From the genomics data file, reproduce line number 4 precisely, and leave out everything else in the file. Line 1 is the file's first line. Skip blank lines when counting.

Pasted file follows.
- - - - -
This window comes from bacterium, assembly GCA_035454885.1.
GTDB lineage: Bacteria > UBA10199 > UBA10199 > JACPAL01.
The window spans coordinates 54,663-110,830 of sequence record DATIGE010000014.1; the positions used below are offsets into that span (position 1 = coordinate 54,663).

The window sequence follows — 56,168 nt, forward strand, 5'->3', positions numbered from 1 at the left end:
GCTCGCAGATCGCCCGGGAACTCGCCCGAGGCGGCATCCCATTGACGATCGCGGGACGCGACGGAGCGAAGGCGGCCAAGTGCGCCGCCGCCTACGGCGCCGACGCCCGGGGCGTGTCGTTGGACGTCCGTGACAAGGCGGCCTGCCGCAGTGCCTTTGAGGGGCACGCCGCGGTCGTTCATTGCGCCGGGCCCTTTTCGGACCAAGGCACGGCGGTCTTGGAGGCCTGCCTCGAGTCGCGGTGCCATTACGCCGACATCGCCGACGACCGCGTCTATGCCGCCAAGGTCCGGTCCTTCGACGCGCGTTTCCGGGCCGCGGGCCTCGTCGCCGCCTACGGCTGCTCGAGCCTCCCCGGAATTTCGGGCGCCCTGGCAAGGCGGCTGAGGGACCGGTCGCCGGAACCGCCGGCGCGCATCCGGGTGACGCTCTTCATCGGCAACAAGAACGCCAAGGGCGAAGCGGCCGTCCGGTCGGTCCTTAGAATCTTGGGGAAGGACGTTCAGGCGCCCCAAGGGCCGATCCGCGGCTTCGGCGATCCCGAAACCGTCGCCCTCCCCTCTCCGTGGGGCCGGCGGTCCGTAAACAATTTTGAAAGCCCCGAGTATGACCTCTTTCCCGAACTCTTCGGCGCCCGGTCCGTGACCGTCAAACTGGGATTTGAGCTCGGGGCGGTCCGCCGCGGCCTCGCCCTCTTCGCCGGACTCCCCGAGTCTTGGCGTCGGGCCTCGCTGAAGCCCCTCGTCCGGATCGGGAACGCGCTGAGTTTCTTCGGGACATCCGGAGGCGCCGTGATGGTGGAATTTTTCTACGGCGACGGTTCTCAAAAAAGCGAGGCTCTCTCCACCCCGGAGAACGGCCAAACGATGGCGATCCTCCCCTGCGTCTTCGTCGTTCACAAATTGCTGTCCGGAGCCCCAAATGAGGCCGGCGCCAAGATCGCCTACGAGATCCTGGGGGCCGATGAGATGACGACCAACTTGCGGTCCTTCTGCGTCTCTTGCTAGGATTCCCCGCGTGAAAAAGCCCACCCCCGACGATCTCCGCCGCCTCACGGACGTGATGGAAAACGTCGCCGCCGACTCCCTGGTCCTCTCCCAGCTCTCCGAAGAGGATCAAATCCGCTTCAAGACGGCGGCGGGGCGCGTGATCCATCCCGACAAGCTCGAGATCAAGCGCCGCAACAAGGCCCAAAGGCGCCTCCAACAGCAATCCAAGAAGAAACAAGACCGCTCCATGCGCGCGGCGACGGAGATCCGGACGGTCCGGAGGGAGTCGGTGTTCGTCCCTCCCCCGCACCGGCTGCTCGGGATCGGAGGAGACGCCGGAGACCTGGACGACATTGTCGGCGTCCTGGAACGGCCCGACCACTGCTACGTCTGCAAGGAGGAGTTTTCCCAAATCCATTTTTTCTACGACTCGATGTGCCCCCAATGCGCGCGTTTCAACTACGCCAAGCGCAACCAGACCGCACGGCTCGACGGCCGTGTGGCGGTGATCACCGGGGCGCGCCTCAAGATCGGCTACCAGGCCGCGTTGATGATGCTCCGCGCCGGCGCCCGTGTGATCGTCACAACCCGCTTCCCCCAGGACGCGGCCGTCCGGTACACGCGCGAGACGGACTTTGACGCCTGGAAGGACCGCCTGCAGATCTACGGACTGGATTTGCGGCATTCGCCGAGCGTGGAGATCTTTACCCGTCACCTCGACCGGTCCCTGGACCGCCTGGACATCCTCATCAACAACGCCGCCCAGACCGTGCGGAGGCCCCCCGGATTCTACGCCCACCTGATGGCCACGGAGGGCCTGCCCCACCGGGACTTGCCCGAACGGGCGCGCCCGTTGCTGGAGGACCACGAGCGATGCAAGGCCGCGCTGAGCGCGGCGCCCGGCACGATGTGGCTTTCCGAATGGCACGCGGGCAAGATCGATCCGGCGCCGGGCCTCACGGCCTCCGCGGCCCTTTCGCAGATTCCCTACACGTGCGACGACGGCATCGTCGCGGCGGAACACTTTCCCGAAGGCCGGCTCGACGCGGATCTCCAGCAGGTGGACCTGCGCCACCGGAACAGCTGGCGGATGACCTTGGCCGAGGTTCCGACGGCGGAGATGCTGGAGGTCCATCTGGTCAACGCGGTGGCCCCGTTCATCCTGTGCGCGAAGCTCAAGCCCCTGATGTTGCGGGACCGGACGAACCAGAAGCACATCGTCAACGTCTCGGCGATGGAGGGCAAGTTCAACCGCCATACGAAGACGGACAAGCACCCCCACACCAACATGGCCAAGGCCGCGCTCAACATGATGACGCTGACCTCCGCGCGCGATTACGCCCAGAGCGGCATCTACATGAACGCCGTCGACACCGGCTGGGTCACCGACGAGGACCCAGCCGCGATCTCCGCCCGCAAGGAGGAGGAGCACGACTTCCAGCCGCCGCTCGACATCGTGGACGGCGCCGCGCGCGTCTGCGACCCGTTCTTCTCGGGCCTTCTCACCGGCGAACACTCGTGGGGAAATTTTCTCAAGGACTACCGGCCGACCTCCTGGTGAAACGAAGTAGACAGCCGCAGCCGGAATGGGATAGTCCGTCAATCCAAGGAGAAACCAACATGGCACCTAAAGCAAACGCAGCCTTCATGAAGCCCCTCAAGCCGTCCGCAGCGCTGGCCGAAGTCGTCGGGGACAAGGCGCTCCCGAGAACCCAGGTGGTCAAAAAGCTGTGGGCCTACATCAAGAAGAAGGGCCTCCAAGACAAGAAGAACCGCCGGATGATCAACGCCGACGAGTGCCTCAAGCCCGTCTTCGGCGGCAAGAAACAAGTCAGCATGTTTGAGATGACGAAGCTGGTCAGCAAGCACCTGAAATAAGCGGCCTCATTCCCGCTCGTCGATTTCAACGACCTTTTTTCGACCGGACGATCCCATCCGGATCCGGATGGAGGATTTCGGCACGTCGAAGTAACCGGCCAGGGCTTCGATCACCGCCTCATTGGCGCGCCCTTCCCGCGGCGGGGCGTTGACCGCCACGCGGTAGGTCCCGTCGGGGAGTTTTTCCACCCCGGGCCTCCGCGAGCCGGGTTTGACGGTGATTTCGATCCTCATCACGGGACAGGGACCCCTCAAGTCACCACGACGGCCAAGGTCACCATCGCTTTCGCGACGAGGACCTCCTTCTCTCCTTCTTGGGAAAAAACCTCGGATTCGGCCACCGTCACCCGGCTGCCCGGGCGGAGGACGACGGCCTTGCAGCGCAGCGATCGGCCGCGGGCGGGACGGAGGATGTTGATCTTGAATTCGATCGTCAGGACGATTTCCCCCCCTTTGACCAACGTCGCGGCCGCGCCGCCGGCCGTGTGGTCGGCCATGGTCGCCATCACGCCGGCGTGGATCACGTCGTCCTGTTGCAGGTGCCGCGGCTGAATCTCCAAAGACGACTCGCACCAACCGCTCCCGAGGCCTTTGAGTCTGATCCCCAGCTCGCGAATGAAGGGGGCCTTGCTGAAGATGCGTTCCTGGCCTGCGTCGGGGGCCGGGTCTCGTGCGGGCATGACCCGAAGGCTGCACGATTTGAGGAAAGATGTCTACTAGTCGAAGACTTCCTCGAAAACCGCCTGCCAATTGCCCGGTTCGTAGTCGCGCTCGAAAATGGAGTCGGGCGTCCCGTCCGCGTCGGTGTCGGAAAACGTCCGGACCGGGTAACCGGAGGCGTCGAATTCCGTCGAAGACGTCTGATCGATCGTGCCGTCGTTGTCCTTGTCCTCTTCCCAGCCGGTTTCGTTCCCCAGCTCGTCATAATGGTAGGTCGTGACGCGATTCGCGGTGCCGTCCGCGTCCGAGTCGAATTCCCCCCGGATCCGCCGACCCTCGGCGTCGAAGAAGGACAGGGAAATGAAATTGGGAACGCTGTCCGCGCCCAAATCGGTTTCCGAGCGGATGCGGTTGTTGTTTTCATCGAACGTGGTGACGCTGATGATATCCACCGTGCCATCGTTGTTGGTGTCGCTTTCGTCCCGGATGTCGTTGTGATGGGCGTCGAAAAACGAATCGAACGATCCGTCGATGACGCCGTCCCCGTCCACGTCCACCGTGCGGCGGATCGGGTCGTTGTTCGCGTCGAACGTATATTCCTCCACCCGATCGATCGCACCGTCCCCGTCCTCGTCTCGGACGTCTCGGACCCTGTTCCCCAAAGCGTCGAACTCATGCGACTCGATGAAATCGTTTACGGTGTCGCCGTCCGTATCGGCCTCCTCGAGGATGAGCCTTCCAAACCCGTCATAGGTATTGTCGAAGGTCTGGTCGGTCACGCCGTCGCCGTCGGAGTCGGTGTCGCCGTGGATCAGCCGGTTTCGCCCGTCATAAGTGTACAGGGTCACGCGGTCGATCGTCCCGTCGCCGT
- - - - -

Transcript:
The window sequence follows — 56,168 nt, forward strand, 5'->3', positions numbered from 1 at the left end: